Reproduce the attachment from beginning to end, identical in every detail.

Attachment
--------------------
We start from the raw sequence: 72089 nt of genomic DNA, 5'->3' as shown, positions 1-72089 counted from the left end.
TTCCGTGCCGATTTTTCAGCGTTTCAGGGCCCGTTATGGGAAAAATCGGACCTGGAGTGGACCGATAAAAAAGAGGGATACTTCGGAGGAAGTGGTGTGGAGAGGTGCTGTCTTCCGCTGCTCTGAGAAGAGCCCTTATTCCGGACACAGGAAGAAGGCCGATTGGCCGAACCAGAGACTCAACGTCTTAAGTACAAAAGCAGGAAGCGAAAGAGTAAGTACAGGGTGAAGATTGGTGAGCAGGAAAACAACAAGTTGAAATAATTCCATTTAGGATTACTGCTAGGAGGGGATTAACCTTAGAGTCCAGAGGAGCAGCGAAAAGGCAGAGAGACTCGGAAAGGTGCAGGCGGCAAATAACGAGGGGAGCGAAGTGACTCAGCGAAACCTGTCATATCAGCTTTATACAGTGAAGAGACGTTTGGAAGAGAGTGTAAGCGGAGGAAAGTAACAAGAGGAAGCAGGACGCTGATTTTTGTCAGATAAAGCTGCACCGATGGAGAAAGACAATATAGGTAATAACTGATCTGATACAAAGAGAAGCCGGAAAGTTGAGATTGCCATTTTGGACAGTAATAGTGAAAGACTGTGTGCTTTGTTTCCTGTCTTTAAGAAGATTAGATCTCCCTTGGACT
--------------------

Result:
We start from the raw sequence: 72089 nt of genomic DNA, 5'->3' as shown, positions 1-72089 counted from the left end.
TTCCGTGCCGATTTTTCAGCGTTTCAGGGCCCGTTATGGGAAAAATCGGACCTGGAGTGGACCGATAAAAAAGAGGGATACTTCGGAGGAAGTGGTGTGGAGAGGTGCTGTCTTCCGCTGCTCTGAGAAGAGCCCTTATTCCGGACACAGGAAGAAGGCCGATTGGCCGAACCAGAGACTCAACGTCTTAAGTACAAAAGCAGGAAGCGAAAGAGTAAGTACAGGGTGAAGATTGGTGAGCAGGAAAACAACAAGTTGAAATAATTCCATTTAGGATTACTGCTAGGAGGGGATTAACCTTAGAGTCCAGAGGAGCAGCGAAAAGGCAGAGAGACTCGGAAAGGTGCAGGCGGCAAATAACGAGGGGAGCGAAGTGACTCAGCGAAACCTGTCATATCAGCTTTATACAGTGAAGAGACGTTTGGAAGAGAGTGTAAGCGGAGGAAAGTAACAAGAGGAAGCAGGACGCTGATTTTTGTCAGATAAAGCTGCACCGATGGAGAAAGACAATATAGGTAATAACTGATCTGATACAAAGAGAAGCCGGAAAGTTGAGATTGCCATTTTGGACAGTAATAGTGAAAGACTGTGTGCTTTGTTTCCTGTCTTTAAGAAGATTAGATCTCCCTTGGACT